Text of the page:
This moment has been building for four months, since the Fourth of July, his independence day, when Dwyane Wade knew he was leaving.
This moment has been building, really, though, for 13 years, since the 2003 NBA Draft, when Wade and Miami first met, raised three beautiful championships together, and were happily married until they weren't.
His new Chicago Bulls teammate Bobby Portis said to Wade earlier this week, “Thursday's gonna be crazy. You ready?”
“Nah, I ain't,” Wade told him. “I don't know what kind of emotions will come over me. I don't know how I'll feel. What it'll look like...”
It will feel and look like this Thursday night when Wade makes his first return to the Heat's bayside arena since he left unexpectedly in free agency:
Love. And appreciation. For everything. A city and a fandom saying thank you to perhaps the single most towering figure to ever represent us in the history of South Florida professional sports. A city and a fandom saying, “Welcome home.”
The Heat will show a tribute video of Wade at some point. It'll be nice, but unnecessary. We don't need it. We don't need to see the highlights, because we lived them. They are a part of our collective memory, embossed, gold-gilded.
What does Wade, 34, expect in the way of a reception?
“You never know,” he said.
But you do. In this case, you do. You want to chisel a Mount Rushmore of Miami athletes who have meant the most and been the most loved in our history? Start with Dan Marino and Wade – and the order there is alphabetical, or chronological, not based on accomplishment.
Argue all you want who the other two might be, but there is no debating Wade and Marino, only one of whom had an indispensable hand in not one, not two, but three Miami championship parades.
There will be none of the acrimony Thursday night that we felt with LeBron James' first return to Miami after he left, a mostly warm reception but one tinged in controversy, and with some booing. Wade was not just passing through Miami. His roots here grew deep, and strong.
Also, we know well that Wade signing with Chicago was complicated, that he felt disrespected by the Heat – no, by club president Pat Riley. In the ovation for Wade Thursday will be the intermingling sound of understanding, of Miami fans not begrudging Wade or resenting him for what he did.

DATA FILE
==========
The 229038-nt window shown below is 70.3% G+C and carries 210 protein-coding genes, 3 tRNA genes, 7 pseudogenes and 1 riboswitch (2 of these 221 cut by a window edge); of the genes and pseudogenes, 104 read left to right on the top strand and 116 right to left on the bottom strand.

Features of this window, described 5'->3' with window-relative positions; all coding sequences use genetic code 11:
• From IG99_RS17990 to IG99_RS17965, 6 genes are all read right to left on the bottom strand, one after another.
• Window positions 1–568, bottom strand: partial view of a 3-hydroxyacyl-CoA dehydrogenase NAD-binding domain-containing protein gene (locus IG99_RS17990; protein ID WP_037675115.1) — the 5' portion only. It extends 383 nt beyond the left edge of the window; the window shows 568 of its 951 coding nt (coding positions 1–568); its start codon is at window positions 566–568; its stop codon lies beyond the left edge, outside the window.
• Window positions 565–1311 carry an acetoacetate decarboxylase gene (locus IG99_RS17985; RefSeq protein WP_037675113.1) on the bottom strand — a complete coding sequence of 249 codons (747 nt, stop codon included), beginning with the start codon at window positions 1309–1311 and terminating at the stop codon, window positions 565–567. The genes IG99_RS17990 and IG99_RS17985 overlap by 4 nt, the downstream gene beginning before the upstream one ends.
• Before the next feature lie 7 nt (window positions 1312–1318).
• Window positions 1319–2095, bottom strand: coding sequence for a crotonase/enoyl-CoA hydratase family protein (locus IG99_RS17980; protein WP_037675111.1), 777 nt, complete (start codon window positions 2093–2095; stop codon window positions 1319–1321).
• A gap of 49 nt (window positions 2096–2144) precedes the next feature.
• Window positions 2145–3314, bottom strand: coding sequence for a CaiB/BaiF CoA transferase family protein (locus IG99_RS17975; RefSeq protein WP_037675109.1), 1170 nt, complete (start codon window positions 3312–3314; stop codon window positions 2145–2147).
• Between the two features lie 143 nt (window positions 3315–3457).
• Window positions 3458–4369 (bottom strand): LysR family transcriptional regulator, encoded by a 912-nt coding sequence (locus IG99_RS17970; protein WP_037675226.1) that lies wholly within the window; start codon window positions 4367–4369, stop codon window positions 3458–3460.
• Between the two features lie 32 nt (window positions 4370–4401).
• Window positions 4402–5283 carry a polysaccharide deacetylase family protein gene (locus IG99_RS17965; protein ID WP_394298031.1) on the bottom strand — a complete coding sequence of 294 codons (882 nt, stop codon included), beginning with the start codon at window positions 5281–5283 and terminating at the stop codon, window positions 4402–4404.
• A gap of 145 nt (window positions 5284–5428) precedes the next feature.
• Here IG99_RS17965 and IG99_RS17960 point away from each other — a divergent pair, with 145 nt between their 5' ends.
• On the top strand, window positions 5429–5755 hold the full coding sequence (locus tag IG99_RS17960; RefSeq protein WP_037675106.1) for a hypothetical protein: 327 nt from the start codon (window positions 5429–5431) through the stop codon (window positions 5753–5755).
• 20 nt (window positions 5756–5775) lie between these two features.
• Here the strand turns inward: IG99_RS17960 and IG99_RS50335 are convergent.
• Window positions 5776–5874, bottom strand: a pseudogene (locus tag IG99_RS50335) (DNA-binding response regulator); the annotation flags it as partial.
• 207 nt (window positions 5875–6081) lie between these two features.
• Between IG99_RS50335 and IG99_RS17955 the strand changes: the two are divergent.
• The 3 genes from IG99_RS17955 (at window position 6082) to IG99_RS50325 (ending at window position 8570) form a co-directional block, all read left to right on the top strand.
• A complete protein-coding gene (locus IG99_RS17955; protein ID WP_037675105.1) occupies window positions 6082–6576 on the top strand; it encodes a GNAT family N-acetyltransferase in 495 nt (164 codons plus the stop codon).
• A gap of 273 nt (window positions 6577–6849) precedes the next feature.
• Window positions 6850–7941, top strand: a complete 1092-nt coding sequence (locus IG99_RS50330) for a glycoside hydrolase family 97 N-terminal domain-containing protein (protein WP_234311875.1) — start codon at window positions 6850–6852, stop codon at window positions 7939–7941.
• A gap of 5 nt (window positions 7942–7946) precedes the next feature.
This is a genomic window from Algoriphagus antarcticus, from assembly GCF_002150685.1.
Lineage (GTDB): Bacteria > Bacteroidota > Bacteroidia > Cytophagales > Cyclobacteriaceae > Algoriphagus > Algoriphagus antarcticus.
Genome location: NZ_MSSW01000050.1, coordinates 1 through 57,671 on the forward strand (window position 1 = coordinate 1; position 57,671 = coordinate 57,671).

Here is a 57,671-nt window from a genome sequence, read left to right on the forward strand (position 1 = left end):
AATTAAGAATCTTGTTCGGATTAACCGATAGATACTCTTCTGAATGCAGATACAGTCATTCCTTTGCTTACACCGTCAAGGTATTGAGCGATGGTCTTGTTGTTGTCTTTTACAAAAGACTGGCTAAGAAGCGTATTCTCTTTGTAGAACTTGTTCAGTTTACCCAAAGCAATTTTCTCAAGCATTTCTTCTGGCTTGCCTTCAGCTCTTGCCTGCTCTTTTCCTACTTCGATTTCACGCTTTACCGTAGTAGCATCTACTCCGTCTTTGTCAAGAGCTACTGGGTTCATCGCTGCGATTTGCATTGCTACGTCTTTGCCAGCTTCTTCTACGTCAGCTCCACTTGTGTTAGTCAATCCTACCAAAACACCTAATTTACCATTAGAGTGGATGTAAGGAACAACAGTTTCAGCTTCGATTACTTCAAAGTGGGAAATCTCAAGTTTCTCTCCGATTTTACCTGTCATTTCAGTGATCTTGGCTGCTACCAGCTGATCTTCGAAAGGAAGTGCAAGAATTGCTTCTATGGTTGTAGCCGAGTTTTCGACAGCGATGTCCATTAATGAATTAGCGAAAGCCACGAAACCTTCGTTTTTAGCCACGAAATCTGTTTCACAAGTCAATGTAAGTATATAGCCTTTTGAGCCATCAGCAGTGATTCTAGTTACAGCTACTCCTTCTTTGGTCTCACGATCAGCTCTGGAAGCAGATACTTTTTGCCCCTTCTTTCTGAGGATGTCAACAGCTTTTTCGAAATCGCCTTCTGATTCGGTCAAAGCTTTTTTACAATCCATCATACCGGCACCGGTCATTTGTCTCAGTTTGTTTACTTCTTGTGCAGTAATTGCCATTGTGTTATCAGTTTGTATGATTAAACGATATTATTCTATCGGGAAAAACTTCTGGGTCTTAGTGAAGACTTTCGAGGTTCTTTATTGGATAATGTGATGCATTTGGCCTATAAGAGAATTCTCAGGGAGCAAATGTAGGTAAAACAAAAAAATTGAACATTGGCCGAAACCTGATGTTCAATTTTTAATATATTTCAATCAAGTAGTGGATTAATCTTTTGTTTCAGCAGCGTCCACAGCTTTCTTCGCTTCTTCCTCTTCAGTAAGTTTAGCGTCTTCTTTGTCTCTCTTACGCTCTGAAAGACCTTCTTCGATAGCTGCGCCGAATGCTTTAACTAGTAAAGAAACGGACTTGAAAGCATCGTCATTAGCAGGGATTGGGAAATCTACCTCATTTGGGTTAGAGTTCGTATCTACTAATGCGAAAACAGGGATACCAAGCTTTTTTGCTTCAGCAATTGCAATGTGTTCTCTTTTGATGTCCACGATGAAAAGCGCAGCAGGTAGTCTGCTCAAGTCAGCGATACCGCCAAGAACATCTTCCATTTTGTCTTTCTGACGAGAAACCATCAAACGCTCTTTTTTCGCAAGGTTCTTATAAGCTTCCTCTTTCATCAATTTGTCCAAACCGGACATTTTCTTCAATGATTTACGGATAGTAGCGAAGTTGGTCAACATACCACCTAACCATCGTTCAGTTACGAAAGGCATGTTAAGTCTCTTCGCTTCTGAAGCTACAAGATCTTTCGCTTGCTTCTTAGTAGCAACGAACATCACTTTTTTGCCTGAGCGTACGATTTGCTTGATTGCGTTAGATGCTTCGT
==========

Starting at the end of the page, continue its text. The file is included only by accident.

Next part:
Plainly, Wade, the centerpiece of this franchise's “Heat Lifer” campaign just two years ago, never thought he'd leave or never wanted to until this past summer, when Riley made an afterthought of Wade by taking a stab at his “whale,” Kevin Durant, and prioritizing the maximum contract to keep Hassan Whiteside llong-term.
Miami low-balled Wade with a $10 million offer before, too late, offering a two-year, $40 million deal, $7 million less than Chicago offered. “By the time [that offer] got to me,” said Wade, “my heart was somewhere else.” Florida being a no-sales-tax state made the competing offers close to equal, but, by then, it wasn't about the money. Wade didn't feel appreciated. He'd been hurt.
Riley, it is fair to say, does not lead the league in smooth goodbyes. Hard feelings surrounded LeBron's departure. So, too, with Chris Bosh's estrangement over his medical situation. Even Wade was not immune. It can be cold, cold business from Riley and the franchise that preaches family.
To this day Wade and Riley have not spoken since last season ended. There are no hard feelings, outwardly. The fists are wrapped in velvet gloves.
“Life is too short to be holding grudges,” Wade said. “At the end of the day, Pat has helped me become a very rich man. Me and Pat have won championships together. We've both helped each other’s legacies. I love that guy. I know how he is. He's stubborn just like I am.”
Riley swears he has penned a long and loving email to Wade, adding, “I just have to hit 'send.'” He said that almost two months ago.
To Comcast SportsNet Chicago this week, Wade said: “I've kept in touch from everybody there [with the Heat] besides Pat. From the owners on down. I understand what Pat is, he's a competitor. I've been knowing him 13 years so I expect no different. People might not believe me, but I have no hard feelings toward Pat. Everything happens for a reason, so I'm fine.”
In Atlanta Wednesday, where the Bulls played that night before heading to Miami, Wade said of Riley: “I know who Pat is. It's no secret to me. I've seen a lot of players come and go. If you're not with him, you're against him. I've seen a lot of video tributes.”
Thursday won't be about Riley, though.
It will be about Dwyane Wade and his biggest fans in the arena that helped raise him.
“My message to them is what it's been all summer,” Wade said this week. “Thank you.”
Thursday night, Miami finally gets to say thanks back.